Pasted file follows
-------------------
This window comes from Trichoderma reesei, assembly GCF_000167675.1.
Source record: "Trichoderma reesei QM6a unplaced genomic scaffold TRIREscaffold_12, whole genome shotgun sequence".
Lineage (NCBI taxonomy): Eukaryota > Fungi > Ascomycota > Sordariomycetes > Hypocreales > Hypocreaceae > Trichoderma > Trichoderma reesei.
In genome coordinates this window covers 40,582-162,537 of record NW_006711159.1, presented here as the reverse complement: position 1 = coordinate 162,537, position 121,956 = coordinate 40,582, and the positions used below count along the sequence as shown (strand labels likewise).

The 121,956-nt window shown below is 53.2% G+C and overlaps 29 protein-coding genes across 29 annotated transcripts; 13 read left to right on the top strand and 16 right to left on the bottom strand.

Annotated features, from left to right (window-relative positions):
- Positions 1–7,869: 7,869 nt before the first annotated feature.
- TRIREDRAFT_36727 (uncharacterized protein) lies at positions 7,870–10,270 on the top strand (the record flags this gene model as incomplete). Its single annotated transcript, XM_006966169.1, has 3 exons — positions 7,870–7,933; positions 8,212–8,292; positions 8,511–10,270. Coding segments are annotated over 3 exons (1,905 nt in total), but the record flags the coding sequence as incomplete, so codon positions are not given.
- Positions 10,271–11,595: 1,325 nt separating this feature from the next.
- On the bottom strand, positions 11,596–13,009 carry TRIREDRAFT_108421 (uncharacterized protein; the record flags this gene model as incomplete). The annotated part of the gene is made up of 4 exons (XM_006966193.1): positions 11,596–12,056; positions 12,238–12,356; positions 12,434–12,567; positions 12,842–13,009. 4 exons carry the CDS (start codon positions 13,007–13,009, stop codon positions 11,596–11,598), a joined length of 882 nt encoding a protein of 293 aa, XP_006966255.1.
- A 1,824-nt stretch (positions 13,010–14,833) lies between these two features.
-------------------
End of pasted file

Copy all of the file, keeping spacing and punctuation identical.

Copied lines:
This window comes from Trichoderma reesei, assembly GCF_000167675.1.
Source record: "Trichoderma reesei QM6a unplaced genomic scaffold TRIREscaffold_12, whole genome shotgun sequence".
Lineage (NCBI taxonomy): Eukaryota > Fungi > Ascomycota > Sordariomycetes > Hypocreales > Hypocreaceae > Trichoderma > Trichoderma reesei.
In genome coordinates this window covers 40,582-162,537 of record NW_006711159.1, presented here as the reverse complement: position 1 = coordinate 162,537, position 121,956 = coordinate 40,582, and the positions used below count along the sequence as shown (strand labels likewise).

The 121,956-nt window shown below is 53.2% G+C and overlaps 29 protein-coding genes across 29 annotated transcripts; 13 read left to right on the top strand and 16 right to left on the bottom strand.

Annotated features, from left to right (window-relative positions):
- Positions 1–7,869: 7,869 nt before the first annotated feature.
- TRIREDRAFT_36727 (uncharacterized protein) lies at positions 7,870–10,270 on the top strand (the record flags this gene model as incomplete). Its single annotated transcript, XM_006966169.1, has 3 exons — positions 7,870–7,933; positions 8,212–8,292; positions 8,511–10,270. Coding segments are annotated over 3 exons (1,905 nt in total), but the record flags the coding sequence as incomplete, so codon positions are not given.
- Positions 10,271–11,595: 1,325 nt separating this feature from the next.
- On the bottom strand, positions 11,596–13,009 carry TRIREDRAFT_108421 (uncharacterized protein; the record flags this gene model as incomplete). The annotated part of the gene is made up of 4 exons (XM_006966193.1): positions 11,596–12,056; positions 12,238–12,356; positions 12,434–12,567; positions 12,842–13,009. 4 exons carry the CDS (start codon positions 13,007–13,009, stop codon positions 11,596–11,598), a joined length of 882 nt encoding a protein of 293 aa, XP_006966255.1.
- A 1,824-nt stretch (positions 13,010–14,833) lies between these two features.